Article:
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Clermont election about preserving past, looking forward
1027CLERMONTellen rogers
Mary Ellen Rogers (incumbent)

Clermont election

Early voting

When: 8:30 a.m. to 4:30 p.m. Monday- Friday, closed 12:30-1:30 p.m. each day for lunch

Where: Town Hall, 109 King St., Clermont

Election dates

Nov. 1: Last day for early voting

Nov. 1: Last day to mail ballots

Nov. 5: Election Day

Dec. 3: Runoff, if necessary

On the ballot

Town Council (top two qualify for seats)

Bret Adams

Lynn Adams

Bradley Armour

Kristi Crumpton

Mary Ellen Rogers (incumbent)

Clermont is a small town experiencing tremendous growth, but residents aren’t sure how they feel about that.

The seeming contradiction of wanting to retain the small-town feel while attracting economic development and residents to help fill the city coffers is something the five candidates for town council are addressing in the campaign for two at-large council seats.

Hot issues in Clermont include growth, planning and zoning, history, alcohol sales, taxes and term limits.

Candidates Bret Adams, Lynn Adams, Kristi Crumpton and Bradley Armour are seeking to fill the seats of James “Sonny” Helton, who’s leaving the council, or incumbent Mary Ellen “Ma” Rogers, who is running to keep her seat.

The two Adamses are not related.

Clermont more than doubled its population from 2000 to 2010, according to census data, now at 875 residents.
Growth brings change, something most of the candidates have said is inevitable as they discuss plans for future development.

All but Rogers. At 86, “Ma” is a town native and has seen it change over more than a half century. She’s not afraid to speak her mind, and makes it clear she doesn’t like change.

Bret Adams also wants to keep the small-town feel of Clermont. A field service representative for Hulsey Grease, he likes that he doesn’t have to lock his doors at night. He said he’s the best candidate because he’ll make decisions in the best interest of the public, not himself.

“If I’m elected, I’ll be nothing more than a voice of the community to help (it) grow in ways the community wants,” Bret Adams said.

Lynn Adams, a director with the Georgia Mountains YMCA, previously served on the town’s planning and zoning board. She said she’s excited about growth, but said council needs to lead on future planning. She wants Clermont residents to know the election is about them, not her.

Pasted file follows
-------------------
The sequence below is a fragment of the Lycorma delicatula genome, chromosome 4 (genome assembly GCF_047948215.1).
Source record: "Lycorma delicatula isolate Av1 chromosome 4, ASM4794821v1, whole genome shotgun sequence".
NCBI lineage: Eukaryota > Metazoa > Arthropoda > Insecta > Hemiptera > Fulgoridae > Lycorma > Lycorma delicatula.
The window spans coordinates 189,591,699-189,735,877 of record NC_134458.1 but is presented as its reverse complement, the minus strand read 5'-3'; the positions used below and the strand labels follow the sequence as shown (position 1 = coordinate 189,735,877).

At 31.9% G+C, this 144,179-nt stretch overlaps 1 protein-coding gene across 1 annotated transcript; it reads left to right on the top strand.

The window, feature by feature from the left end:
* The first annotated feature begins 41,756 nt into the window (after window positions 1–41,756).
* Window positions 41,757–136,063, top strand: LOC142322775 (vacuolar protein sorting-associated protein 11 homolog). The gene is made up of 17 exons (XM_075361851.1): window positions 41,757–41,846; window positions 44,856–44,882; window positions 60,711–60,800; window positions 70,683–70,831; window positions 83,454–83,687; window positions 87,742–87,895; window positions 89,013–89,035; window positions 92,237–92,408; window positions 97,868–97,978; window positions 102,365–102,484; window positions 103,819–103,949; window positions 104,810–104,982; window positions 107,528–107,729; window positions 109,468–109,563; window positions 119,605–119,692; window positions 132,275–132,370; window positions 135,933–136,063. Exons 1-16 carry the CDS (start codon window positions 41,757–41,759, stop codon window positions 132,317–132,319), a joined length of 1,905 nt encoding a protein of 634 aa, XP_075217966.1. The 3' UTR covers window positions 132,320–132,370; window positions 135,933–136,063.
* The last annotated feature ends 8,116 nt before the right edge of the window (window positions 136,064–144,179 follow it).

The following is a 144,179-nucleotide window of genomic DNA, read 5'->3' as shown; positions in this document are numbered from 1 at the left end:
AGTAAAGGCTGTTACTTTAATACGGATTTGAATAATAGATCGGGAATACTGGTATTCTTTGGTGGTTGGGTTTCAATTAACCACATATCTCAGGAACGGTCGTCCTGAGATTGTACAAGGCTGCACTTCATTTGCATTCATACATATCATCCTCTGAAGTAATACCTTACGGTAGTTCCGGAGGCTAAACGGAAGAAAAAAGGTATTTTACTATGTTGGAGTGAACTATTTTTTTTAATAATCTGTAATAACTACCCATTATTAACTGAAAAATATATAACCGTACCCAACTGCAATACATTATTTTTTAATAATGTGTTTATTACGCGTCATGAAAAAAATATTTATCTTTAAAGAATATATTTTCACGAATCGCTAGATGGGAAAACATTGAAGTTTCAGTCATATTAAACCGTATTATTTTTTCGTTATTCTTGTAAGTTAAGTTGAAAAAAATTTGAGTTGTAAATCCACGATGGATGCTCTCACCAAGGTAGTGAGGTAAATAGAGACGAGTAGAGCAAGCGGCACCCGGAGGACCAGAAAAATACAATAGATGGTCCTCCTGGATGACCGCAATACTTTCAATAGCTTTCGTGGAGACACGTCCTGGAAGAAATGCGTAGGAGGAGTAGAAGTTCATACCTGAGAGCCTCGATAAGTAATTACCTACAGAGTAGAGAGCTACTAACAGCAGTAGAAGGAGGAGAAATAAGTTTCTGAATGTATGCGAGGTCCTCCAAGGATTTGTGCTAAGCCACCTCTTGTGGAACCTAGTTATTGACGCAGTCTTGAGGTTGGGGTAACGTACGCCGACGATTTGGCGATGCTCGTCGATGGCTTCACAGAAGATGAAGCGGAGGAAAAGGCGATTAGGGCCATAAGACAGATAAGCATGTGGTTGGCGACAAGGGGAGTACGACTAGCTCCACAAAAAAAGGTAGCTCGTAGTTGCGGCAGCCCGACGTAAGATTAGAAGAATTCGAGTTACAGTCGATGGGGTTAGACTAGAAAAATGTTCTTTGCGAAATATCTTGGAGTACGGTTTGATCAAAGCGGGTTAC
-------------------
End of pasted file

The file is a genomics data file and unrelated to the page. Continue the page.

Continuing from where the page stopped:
“I think that if we can develop a vision that everybody can look to, our future growth will affect us in a positive way,” she said.

With the town’s population growing, people moving into the area may have different ideas on such issues as term limits, taxes and alcohol sales. Lynn Adams, Armour, Crumpton and Bret Adams favor term limits; Rogers is not.

Lynn Adams and Armour are against creating voting wards, saying the town isn’t big enough. Crumpton and Bret Adams said the issue needed to be studied.

Crumpton, a media specialist at Mount Vernon Exploratory School, added she believes everyone should be treated the same.

“I think we do need to make sure that we have equal representation of all population groups,” said. “Because we do have such a diverse population here in Clermont.”

All candidates except Rogers said they generally supported allowing voters to decide on alcohol sales if there’s evidence showing the benefits. Rogers said she worried about the “young people.”

“I think, why do they want the alcohol in Clermont?” Rogers asked. “I mean, you wouldn’t have to go many steps to have it. We’ve just never liked it.

“A long, long, long time ago, the town might have one town drunk, but they didn’t bother nobody.”

All of the hopefuls ruled out raising taxes except in an emergency.

Several hopefuls talked about the importance of preserving the history of the area and historic buildings.

Crumpton, Rogers and Armour talked about the old downtown movie theater that was torn down. Armour said previous councils let historic buildings be razed because they didn’t have the foresight to protect such artifacts.

“All that could have been preserved if we had known then what we know now,” Armour said. “It would have been fantastic to preserve those, but it’s gone.”

Crumpton said redevelopment and improvements are growth that don’t have to lead to permanent structures.

She’s involved with the Clermont Historical Society and is co-founder of the farmer’s market.